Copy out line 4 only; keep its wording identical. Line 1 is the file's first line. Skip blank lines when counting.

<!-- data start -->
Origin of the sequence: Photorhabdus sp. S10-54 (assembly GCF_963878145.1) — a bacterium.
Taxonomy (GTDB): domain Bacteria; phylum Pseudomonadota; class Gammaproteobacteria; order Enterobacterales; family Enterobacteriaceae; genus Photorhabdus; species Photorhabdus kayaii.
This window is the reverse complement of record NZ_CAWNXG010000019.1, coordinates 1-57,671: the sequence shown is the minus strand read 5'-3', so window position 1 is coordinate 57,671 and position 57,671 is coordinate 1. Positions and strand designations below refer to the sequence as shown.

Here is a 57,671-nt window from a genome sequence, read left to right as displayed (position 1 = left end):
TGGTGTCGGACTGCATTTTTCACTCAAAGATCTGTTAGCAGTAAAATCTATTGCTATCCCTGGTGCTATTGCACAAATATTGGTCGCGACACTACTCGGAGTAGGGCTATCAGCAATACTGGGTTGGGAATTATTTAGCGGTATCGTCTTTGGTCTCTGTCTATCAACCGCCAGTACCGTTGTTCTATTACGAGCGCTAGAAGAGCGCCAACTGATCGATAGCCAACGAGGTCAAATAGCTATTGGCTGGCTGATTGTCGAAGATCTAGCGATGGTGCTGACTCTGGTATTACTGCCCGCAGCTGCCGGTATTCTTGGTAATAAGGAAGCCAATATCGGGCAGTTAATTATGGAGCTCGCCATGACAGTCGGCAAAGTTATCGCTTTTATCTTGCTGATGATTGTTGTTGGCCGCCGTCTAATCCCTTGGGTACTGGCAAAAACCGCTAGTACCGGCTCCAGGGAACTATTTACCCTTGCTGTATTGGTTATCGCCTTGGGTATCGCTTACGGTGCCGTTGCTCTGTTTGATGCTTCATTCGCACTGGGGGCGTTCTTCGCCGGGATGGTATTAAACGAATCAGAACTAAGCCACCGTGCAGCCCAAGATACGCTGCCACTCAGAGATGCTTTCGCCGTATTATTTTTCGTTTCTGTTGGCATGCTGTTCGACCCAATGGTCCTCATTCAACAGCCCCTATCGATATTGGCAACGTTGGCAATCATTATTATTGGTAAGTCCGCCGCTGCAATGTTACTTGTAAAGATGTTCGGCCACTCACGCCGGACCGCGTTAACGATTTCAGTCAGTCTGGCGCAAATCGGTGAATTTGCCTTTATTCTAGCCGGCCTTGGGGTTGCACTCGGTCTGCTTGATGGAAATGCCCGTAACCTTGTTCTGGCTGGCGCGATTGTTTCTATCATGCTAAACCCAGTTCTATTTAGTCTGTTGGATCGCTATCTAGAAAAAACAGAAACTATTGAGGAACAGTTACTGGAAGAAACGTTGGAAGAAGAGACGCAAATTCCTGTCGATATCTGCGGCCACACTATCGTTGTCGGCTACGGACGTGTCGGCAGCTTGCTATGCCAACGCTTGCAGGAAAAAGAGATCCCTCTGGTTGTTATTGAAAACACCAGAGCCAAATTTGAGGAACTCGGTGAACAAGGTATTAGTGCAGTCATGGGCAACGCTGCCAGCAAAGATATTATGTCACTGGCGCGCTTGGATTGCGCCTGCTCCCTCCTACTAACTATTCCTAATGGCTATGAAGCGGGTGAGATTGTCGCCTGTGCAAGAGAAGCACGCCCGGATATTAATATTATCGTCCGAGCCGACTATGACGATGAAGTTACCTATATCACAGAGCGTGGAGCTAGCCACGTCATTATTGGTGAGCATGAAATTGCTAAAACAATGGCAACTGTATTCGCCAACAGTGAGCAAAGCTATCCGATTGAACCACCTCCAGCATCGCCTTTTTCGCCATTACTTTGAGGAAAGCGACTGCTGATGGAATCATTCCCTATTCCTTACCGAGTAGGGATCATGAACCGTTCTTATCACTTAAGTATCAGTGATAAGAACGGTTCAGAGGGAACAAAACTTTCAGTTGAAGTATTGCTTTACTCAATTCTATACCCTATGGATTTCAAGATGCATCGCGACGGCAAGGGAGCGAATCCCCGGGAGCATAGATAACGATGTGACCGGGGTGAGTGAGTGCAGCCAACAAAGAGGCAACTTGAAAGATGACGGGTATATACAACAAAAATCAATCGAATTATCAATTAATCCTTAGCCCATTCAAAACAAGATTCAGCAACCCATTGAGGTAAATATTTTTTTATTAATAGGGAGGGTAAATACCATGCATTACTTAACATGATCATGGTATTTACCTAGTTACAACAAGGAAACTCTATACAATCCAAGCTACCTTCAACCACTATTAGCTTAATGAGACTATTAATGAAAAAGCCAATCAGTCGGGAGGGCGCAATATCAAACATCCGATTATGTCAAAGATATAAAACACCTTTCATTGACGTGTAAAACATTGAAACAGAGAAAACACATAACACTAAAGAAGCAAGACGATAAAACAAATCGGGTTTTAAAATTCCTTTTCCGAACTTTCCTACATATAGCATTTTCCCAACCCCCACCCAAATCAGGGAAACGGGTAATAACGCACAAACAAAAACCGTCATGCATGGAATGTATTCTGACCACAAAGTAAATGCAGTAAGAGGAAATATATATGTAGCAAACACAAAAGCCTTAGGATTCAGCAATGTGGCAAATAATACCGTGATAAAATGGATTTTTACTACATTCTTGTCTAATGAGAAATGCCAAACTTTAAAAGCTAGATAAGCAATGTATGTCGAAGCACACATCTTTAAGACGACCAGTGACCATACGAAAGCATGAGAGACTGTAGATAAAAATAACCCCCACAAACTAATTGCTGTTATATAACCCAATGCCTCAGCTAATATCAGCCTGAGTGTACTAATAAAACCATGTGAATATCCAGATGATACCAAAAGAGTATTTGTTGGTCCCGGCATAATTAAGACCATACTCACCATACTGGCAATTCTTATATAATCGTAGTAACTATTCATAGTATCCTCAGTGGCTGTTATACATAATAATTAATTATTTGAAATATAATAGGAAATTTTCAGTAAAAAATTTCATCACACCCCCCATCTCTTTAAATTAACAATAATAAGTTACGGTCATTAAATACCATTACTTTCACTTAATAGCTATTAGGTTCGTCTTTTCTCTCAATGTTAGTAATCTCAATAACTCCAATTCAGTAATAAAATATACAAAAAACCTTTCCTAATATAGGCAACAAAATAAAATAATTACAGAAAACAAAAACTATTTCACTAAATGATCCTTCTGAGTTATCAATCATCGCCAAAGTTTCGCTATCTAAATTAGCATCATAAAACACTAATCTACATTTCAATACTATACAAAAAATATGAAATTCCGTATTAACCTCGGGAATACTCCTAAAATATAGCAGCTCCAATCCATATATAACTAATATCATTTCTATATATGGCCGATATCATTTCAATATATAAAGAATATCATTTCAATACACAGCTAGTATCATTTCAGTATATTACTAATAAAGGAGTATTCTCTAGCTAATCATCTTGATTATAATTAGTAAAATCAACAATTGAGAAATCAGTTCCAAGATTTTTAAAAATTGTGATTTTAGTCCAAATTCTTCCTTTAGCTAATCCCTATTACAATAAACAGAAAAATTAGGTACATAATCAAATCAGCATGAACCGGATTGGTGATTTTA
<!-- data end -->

Here is a 57,671-nt window from a genome sequence, read left to right as displayed (position 1 = left end):